Politics

Senate GOP: Entitlement cuts Obama’s responsibility to propose

Alex Brown
Contributor

With a budget showdown looming, Republican Senate leaders turned up the heat Tuesday on President Obama, pinning responsibility on the White House to propose cuts in entitlement spending and saying Obama would have to “bite the bullet” to keep the national debt under control.

“There will be no entitlement reform without presidential leadership,” said Senate Minority Leader Mitch McConnell.

McConnell said Republicans would listen to proposed cuts from the president, but would refuse to compromise on raising taxes.

Tennessee Republican Sen. Lamar Alexander echoed McConnell, putting the responsibility for spending cuts on the White House, not Congress.

“We need to deal with the entire budget, and we can’t do that unless the president himself says, ‘All right, I’m ready to bite the bullet, and I need some of you to go with me,’ and some of us are,” Alexander told reporters. “In fact, there’s a lot of us [that] are. A Congress of 535 people can’t speak with a single voice. The president can.”

Congress has less than a month to reach an agreement on how to fund the government beyond March 4, when the latest temporary funding measure expires.

The continuing resolution, which is currently keeping the government operational, is a stopgap measure to fund government operations until Congress reaches a budget resolution. Legislators from both parties have expressed concern over a potential government shutdown if Congress cannot agree upon a funding measure before then.

McConnell accused Democrats of trying to scapegoat Republicans by bringing up the possibility of a shutdown. He said the resolution, along with Obama’s request to raise the debt ceiling, provided “opportunities to do something important on spending and debt.”

Alexander pointed to the nation’s trillion-dollar deficit, saying, “you don’t have to get very far beyond third grade math to know that our country’s headed for trouble unless we reduce spending.” He said Obama’s State of the Union address lacked a sense of urgency over the debt, but the real test would be when the president releases his budget next week.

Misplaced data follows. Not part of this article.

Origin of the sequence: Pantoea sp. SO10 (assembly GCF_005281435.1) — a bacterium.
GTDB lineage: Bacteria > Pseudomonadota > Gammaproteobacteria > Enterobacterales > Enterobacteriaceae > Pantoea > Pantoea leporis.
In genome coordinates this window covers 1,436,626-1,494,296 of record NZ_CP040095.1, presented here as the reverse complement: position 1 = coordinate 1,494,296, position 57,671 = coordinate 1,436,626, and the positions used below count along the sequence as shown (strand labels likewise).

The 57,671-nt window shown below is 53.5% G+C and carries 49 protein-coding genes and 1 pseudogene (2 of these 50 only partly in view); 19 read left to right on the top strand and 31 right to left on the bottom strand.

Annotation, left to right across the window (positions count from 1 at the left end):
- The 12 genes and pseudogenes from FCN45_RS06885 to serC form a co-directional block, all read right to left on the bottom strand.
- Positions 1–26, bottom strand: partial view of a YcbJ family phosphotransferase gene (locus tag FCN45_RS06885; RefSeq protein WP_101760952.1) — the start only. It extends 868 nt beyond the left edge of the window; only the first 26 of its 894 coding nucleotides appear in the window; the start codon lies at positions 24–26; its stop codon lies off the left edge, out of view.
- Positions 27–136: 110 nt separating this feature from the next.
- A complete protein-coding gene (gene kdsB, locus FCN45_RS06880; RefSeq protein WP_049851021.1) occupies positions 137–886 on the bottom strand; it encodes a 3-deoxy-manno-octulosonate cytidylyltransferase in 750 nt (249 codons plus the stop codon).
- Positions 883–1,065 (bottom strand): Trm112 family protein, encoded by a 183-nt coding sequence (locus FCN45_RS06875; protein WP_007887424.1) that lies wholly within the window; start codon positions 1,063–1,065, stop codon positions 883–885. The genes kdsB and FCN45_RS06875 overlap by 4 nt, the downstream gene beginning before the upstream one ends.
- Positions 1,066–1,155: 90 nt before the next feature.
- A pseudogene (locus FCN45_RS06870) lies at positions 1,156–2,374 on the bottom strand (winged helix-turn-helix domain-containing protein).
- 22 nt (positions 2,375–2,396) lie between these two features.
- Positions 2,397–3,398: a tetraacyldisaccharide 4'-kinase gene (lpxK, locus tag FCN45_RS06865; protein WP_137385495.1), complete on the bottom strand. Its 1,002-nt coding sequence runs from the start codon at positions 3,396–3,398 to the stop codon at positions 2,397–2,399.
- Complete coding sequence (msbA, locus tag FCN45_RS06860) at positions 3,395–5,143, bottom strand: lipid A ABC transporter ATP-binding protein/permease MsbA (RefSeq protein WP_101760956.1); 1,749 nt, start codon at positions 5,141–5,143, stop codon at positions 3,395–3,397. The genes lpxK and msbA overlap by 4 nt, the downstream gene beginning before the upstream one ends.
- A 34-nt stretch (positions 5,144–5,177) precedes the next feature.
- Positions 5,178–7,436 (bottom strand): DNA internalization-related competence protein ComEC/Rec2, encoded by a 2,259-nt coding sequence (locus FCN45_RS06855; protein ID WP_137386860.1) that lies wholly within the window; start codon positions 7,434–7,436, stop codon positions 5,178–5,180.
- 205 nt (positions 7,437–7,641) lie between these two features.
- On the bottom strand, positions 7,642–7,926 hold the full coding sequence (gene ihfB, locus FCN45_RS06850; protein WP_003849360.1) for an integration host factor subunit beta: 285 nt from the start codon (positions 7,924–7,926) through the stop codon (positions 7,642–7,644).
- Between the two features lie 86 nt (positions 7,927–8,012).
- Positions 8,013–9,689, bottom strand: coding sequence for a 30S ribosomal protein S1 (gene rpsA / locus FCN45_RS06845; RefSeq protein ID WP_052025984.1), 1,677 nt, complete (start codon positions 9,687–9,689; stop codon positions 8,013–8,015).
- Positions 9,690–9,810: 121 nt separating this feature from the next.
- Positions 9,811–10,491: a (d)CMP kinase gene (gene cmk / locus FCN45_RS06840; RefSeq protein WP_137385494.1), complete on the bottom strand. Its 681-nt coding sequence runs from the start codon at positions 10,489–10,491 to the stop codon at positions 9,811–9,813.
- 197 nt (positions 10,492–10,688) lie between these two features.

Among the entitlement programs up for cuts, Alexander said that Social Security was a “good place to start.”

“The era of Social Security surpluses is over,” Alexander said. “It’s very significant that this year Social Security has more money going out than coming in, and it’s very significant that in the next ten years Social Security will add a half trillion dollars to the deficit. Social Security would be a good place to start when dealing with these mandatory entitlement programs that are 57 percent of our budget.”

  • Pingback: Report: House GOP in revolt against leadership, demanding steeper budget cuts « Hot Air

  • Bluegrass

    A great place to start cutting would be programs like Safelinkwireless.com which provide free cell phones and free minutes (68-250 per month) for welfare recipients. This latest entitlement is growing at an amazing rate.

  • ojfl

    I think the GOP will be waiting for some time. It does not seem the president has any appetite to deal with entitlements and reduction of them. Otherwise he would have said something in the SOTU and would not have created a new entitlement with Obamacare.

  • Joe Steel

    “The era of Social Security surpluses is over,” Alexander said. “It’s very significant that this year Social Security has more money going out than coming in, and it’s very significant that in the next ten years Social Security will add a half trillion dollars to the deficit.”

    Alexander is wrong. Social Security is not going to add a penny to the debt. It’s going to liquidate some of it assets to cover it’s obligations. Of course, the US Treasury may have to borrow to cover the payments to SS but that’s not SS’s problem. And the Treasury doesn’t have to borrow. The US debt doesn’t have to increase. All we have to do is raise taxes on the slackers who have been getting a nearly free ride for all these years since Ronald “Bonzo” Reagan engineered the cut in marginal tax rates.